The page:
Already this is happening to a certain extent globally. The West, including America, the UK, and western Europe act like the world's mega-malls. China, SE Asia, India and nearly all other 2nd world serve as our factories. And the debutantes of western society act likes spoiled suburbanite princesses, borrowing money from daddy (China and other creditors) so they can buy worthless, meaningless crap that only serves to play an unwinnable status game in the West. However, equilibrium is universal, and no unsustainable system can survive. And thus, just like Maple Grove or a suburbanite princess cannot maintain their parasitical existence without the constant supply of foreign made goods (and credit), so too will the American economy inevitably collapse.
Maybe not today, maybe not tomorrow, and maybe not even next year, but the time will come that China, Japan, the Arab nations and other creditors will realize that America is just a mall, it's people suburbanite princesses, and that we really don't produce anything of value here. Once that happens, the dollar will drop in value, nobody will lend us any more money, and unfathomable amount of economic hurt will slam into our increasingly spoiled and delusional people. Adult-children more concerned about privilege, falsely claiming PSTD, the earnings gap, or the Kardashians will be blindsided as society is no longer concerned about their petty, politically drummed up drama, but rather why there is no electricity, why gas is up to $5 a gallon, and why their bank accounts were haircutted. Their primary concern won't be whether they can live at home, but whether mom and dad can even afford food for the week. And they're going to be begging and pleading to work as a barista as Starbucks lays off 70% of its labor force because nobody can afford a $7 cup of coffee.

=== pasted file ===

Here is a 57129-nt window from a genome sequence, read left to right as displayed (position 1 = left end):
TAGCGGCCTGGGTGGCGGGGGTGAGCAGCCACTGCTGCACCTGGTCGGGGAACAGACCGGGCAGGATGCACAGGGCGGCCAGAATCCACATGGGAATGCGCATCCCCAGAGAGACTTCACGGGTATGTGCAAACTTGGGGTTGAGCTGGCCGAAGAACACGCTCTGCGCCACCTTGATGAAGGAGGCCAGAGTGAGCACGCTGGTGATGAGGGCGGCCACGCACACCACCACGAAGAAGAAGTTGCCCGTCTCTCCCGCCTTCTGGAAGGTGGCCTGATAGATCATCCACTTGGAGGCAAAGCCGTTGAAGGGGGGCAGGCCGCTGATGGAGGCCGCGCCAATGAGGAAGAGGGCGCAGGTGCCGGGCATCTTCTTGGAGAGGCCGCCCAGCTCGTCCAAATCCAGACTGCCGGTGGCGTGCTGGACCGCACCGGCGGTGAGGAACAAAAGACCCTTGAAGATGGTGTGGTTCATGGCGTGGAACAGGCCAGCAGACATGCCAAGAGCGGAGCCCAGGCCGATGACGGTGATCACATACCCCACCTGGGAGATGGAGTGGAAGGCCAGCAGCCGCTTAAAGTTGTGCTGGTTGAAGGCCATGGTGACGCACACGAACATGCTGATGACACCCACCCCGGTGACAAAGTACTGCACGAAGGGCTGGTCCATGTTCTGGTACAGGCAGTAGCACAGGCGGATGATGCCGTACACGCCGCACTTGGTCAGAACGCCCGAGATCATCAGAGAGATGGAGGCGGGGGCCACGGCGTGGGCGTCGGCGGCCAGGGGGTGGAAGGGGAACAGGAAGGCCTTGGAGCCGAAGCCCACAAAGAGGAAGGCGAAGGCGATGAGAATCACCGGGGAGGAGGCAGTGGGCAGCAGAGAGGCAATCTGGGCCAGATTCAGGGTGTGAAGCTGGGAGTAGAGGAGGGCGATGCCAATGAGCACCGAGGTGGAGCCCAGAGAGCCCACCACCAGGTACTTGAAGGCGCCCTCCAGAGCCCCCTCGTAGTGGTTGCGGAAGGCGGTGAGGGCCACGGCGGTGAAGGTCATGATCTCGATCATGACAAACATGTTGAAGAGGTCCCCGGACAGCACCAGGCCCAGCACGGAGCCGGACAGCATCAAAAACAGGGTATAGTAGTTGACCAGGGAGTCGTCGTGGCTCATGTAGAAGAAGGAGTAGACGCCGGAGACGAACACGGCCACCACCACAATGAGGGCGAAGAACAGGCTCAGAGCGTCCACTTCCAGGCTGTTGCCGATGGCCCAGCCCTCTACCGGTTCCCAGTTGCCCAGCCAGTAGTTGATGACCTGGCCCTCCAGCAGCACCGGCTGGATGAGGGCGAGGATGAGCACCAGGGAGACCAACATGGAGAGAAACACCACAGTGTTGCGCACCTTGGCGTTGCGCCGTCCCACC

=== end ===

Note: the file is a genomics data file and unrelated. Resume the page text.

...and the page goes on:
Of course, this is already happening to a certain extent already. Matter of fact, I'm surprised our foreign creditors hadn't dumped the US dollar sooner. But they are, and the "factory" of the world is slowly realizing the US for the financial deadbeat that it is and switching out of US dollars, increasing reserves in gold and other currencies. We are now engaging in thinly-veiled inflationary hanky-panking with our "quantitative easing" as one last final desperate ruse to make it seem like everything is normal. This is nothing more than daddy going to the bank to secure one last desperate Keynesian loan to keep his trophy wife and princess happy and spending, "hopefully turning the economy around."
But it won't work. And the reason is simple. No economy can exist purely on consumption. It needs to produce something of value. And while Keynesians, economic professors, and idiot presidents may tell you otherwise, in the end you are foolish to believe them, just as you would be foolish to believe Maple Grove is a self-sustaining economy.
Consider that next time you order the chicken quesadillas at Applebee's while celebrating a hard day of shopping for a new Korean-made smart phone and an Indonesian-made scarf in "The MG."